Today, we are repeatedly told that ISIS is more brutal than al Qaeda and thus a bigger danger to Americans. But that logic confuses an insurgency with a group focused on attacking …read more

Source: OP-EDS

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Common Core, the Worm in the Teacher’s Apple

June 13, 2014 in Economics

By Neal McCluskey

Neal McCluskey

The reality of the Common Core national curriculum standards is finally coming out, and suddenly the Core has big parts falling off. Unfortunately, it is a contraption on which, thanks to Core supporters wielding federal power, almost the whole country has been coerced to fly — and crash.

In the past two weeks, South Carolina and Oklahoma officially chose to dump the Core. Indiana did the same in March. They join Texas, Alaska, Virginia and Nebraska, which never adopted, while Minnesota adopted only the English standards.

Oklahoma is perhaps the biggest blow to the Core, as Republican Gov. Mary Fallin is the chairwoman of the National Governors Association, which created the Core along with the Council of Chief State School Officers. The dominoes are likely to keep falling, with both houses of the North Carolina General Assembly approving Core-dumping bills last week, and the National Conference of State Legislatures reporting that 64 bills to slow or stop the Core have been introduced in state legislatures this year.

National curriculum standard is crumbling, and we know who to blame.”

Indeed, it is in testing that the bigger exodus has occurred. Not counting states that eventually dumped the Core or never signed on, as of January, six states had left the two Common Core testing consortia selected and funded by the federal government. All of this happened before any state has officially used the Core’s exams. If test scores drop significantly after full implementation, as happened in New York when it used its own Core-aligned exams, opposition is likely to go from yell to scream.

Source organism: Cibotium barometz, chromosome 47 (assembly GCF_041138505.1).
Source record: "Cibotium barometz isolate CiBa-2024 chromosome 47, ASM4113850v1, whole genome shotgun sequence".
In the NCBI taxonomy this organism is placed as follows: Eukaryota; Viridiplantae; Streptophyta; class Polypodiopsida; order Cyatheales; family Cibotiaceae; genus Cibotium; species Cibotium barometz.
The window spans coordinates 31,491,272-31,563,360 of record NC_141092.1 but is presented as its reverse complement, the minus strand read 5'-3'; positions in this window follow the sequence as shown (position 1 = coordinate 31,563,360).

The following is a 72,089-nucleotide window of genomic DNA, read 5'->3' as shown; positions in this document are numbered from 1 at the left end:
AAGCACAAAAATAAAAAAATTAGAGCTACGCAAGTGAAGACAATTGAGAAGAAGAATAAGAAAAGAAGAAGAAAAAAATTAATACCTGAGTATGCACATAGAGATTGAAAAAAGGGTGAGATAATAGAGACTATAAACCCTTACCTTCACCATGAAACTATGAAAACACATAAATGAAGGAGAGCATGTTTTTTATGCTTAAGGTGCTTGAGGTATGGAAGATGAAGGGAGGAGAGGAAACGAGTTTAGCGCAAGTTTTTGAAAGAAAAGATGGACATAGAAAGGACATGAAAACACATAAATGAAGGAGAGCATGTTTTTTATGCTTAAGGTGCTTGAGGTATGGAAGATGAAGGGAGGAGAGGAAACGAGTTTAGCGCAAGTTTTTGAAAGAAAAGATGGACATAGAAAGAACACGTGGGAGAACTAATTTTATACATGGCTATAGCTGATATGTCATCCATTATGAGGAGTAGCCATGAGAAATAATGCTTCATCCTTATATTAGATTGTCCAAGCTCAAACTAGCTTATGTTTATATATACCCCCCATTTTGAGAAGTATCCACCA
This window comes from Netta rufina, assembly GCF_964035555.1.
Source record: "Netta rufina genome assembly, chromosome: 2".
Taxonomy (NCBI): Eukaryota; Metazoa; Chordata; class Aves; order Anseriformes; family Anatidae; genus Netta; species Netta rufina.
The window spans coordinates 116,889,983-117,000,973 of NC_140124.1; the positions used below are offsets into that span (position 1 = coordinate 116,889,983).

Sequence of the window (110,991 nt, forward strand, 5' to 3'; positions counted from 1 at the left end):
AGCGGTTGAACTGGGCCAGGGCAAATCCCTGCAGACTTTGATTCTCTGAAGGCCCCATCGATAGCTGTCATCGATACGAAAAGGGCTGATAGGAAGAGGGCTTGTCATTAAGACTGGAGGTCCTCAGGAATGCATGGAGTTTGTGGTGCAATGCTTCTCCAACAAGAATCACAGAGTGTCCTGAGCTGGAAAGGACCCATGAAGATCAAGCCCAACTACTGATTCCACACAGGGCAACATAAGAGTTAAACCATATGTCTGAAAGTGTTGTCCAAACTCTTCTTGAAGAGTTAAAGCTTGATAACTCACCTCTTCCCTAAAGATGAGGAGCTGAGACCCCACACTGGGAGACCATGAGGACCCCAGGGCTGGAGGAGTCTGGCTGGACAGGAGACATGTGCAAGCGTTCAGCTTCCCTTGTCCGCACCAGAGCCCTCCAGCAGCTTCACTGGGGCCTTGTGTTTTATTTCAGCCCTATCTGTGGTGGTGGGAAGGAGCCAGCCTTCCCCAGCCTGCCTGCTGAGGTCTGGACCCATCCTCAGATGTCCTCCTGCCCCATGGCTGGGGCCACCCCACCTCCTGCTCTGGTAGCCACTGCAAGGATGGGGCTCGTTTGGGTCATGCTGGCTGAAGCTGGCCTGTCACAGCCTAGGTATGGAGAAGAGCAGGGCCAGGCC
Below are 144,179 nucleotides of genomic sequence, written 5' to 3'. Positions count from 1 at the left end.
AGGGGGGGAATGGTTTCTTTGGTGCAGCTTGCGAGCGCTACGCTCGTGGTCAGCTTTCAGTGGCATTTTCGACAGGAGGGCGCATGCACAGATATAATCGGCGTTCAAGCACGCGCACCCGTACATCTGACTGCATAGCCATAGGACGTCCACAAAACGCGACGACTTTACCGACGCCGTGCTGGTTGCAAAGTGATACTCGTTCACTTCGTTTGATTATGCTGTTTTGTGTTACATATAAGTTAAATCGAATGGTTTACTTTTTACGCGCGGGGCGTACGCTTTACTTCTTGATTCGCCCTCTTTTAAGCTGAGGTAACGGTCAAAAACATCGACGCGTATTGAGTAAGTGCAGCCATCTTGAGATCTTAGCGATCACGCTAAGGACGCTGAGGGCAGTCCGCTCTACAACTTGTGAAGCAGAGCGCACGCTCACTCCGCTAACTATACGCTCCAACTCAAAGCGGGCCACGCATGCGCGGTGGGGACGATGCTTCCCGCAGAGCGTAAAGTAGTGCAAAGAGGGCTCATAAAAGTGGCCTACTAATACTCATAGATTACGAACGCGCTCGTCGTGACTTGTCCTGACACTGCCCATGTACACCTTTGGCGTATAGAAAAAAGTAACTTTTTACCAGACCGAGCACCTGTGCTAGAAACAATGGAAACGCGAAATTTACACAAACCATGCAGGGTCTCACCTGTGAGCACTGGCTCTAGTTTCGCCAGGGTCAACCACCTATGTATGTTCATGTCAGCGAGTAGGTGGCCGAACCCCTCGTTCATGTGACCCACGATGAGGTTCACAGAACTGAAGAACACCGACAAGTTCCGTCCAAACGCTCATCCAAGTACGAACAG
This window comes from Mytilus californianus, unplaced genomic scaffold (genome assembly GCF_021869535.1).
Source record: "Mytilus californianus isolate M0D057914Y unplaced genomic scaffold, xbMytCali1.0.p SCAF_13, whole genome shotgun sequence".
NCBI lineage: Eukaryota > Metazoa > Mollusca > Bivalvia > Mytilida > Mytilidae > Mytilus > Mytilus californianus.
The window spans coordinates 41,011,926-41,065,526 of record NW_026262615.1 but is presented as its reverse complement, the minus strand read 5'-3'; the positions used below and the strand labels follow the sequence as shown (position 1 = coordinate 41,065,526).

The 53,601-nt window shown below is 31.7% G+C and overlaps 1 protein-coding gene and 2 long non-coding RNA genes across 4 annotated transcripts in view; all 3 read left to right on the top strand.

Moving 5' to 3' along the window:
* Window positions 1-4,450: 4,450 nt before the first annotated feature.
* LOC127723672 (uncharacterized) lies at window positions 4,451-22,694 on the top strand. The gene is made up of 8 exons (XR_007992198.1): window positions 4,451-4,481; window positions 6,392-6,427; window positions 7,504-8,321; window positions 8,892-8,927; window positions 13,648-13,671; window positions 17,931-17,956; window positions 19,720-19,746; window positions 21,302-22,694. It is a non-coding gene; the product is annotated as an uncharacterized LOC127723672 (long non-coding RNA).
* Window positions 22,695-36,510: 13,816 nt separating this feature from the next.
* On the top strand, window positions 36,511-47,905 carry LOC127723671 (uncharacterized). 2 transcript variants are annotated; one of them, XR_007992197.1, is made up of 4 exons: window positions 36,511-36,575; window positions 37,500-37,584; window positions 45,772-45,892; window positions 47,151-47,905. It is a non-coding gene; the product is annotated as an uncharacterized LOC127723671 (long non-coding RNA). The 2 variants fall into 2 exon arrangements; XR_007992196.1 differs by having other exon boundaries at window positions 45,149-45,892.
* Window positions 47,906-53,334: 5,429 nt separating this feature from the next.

Regrettably, to shore up the Core, supporters have often resorted to calling Core opponents misinformed, while simply asserting that high standards will drive high achievement. To a lesser extent, they have argued that dropping the Core would squander time and money

The two main arguments are hollow. Analysis from across the spectrum, including the left-leaning Brookings Institution, right-leaning Hoover Institution and my own work at the libertarian Cato Institute, has concluded that standards alone do not translate to improved achievement.

On the “misinformed” charge, while some anti-Core arguments are dubious — the Core would not impose a United Nations curriculum — most are substantive. For instance, despite Core proponents calling it “state-led” and “voluntary,” Core adoption was driven by Washington, which made it crucial for states to compete for grants in the $4.35 billion Race to the Top program. Adoption was also just …read more